The Obama administration harshly criticized Standard & Poor's recently when S&P downgraded the United States' credit rating because of our nation's out-of-control debt.
But S&P's negative outlook sadly was far from isolated. The well-respected agency Egan-Jones Ratings Co. had previously dropped the U.S. bond rating from AAA to AA, and both of the other major rating agencies -- Moody's Investors Service and Fitch Ratings -- have expressed serious concerns about our debt load, too.
Credit-rating agencies are not the only organizations issuing grave warnings about our economic future, though.
Both Citigroup Inc. and JPMorgan Chase have lowered their forecasts of U.S. economic growth.
The United States' gross domestic product -- the total of everything our nation produces in a year -- will grow only 1 percent in the fourth quarter of this year, JPMorgan Chase predicts. That is sharply down from the 2.5 percent growth it forecast earlier.
And Citigroup reduced its projection of growth for 2011 from an already weak 1.7 percent to 1.6 percent. For 2012, Citigroup has slashed its growth projection from 2.7 percent down to 2.1 percent.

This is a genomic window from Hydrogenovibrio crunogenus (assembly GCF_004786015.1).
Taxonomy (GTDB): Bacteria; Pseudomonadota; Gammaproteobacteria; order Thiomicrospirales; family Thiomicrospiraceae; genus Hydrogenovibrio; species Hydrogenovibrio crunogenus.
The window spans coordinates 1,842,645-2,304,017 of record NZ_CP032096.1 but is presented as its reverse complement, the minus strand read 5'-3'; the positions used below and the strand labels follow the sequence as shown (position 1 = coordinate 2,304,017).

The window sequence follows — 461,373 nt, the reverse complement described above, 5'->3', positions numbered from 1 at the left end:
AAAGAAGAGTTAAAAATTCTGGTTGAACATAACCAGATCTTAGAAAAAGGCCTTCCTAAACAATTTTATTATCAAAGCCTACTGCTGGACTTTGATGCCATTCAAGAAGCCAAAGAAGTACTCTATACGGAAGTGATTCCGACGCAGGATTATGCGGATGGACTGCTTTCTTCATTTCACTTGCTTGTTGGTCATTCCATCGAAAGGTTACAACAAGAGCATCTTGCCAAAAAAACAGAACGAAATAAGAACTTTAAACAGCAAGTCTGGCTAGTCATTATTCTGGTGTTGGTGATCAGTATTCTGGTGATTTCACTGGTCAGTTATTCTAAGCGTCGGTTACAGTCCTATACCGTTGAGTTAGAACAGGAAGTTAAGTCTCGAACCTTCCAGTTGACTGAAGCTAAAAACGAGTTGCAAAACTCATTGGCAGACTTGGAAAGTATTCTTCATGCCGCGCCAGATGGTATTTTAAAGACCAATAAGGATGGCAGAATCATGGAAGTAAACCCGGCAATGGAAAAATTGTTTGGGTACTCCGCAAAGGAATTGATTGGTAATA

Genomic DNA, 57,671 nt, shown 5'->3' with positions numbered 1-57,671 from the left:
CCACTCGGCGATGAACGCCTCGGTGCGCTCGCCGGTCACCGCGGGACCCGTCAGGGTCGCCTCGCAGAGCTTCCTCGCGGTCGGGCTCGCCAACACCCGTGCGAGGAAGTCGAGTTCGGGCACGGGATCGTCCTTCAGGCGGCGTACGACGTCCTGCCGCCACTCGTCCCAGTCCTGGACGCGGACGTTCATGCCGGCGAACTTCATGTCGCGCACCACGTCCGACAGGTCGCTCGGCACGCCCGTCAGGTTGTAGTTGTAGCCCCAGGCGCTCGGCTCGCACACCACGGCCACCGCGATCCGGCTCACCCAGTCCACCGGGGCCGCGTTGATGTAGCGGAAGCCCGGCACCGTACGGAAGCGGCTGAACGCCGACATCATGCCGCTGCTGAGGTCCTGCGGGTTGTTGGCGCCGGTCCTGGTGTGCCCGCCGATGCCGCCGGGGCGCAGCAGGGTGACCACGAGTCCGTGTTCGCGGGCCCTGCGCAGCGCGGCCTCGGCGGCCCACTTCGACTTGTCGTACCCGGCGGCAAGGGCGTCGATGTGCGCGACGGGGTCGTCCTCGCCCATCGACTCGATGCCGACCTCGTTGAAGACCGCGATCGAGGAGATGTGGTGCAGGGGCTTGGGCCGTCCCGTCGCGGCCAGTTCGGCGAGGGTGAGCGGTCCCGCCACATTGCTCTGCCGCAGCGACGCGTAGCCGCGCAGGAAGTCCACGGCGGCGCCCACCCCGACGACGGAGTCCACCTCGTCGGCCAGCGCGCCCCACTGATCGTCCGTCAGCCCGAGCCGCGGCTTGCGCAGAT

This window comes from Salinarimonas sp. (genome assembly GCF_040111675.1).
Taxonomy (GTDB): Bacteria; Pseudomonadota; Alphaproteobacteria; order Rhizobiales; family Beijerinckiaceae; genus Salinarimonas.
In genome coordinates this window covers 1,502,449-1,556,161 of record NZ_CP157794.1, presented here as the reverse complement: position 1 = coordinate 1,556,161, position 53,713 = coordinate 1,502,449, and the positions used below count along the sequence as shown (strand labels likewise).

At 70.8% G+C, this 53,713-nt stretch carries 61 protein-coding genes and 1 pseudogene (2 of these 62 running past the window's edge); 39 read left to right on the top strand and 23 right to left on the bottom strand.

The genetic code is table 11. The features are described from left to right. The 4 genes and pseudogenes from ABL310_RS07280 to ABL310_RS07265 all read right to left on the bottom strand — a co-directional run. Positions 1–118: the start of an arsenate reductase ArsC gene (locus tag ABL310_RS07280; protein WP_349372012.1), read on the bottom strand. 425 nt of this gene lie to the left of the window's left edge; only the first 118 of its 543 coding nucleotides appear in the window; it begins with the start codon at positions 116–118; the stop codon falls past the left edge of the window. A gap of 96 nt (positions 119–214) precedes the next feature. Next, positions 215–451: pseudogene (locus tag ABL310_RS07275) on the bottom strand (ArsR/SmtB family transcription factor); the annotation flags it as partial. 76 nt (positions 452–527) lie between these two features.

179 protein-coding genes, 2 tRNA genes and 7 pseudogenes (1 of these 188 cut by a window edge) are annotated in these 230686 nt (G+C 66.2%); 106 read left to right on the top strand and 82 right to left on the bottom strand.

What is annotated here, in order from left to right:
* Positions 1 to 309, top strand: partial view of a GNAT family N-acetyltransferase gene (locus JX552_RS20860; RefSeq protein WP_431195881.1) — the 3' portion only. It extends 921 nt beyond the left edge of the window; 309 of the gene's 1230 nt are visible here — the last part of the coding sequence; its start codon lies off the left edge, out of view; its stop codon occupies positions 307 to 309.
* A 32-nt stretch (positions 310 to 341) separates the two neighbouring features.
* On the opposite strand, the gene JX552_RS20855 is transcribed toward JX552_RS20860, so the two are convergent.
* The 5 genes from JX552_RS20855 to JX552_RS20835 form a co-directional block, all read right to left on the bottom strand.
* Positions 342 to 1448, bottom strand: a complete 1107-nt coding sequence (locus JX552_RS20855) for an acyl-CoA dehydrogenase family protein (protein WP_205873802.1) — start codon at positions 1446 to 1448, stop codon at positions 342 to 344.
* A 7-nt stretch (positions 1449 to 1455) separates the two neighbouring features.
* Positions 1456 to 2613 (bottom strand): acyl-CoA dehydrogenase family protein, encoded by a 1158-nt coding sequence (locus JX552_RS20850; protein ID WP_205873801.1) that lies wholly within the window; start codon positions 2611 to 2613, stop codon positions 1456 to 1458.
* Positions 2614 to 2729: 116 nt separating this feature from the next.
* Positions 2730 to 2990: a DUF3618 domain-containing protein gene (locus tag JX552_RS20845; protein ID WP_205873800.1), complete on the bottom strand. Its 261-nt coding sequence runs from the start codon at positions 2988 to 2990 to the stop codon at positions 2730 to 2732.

Meanwhile, Morgan Stanley said the United States is "dangerously close to recession" sometime within the next year, Reuters news service reported. With high U.S. unemployment already affecting millions of people, the specter of another recession is frightening, to say the least.
In the midst of all this dire news, President Barack Obama wants to increase federal spending, hoping that will somehow "stimulate" the economy. But that obviously hasn't worked with the $862 billion stimulus that Democrats in Congress passed in 2009. The money is gone, our debt is much bigger, and millions still cannot find work. So it seems absurd to bloat our catastrophic debt even further by hoping against hope that even more federal "stimulus" is the answer.
In addition, increased regulations and the president's and Congress' constant threats of higher taxes are paralyzing investment. Rolling back excessive regulations on everything from health care to the environment, as well as ending the threat of tax increases, would give businesses the certainty they need to invest in ways that would create jobs.
Instead, the president is spending his time attacking organizations that rightly point out our country's extremely precarious economic situation.
That criticism won't put anyone to work, and it will not reduce our debt by one dime.
Instead of blaming the messenger, the president should start listening to the message.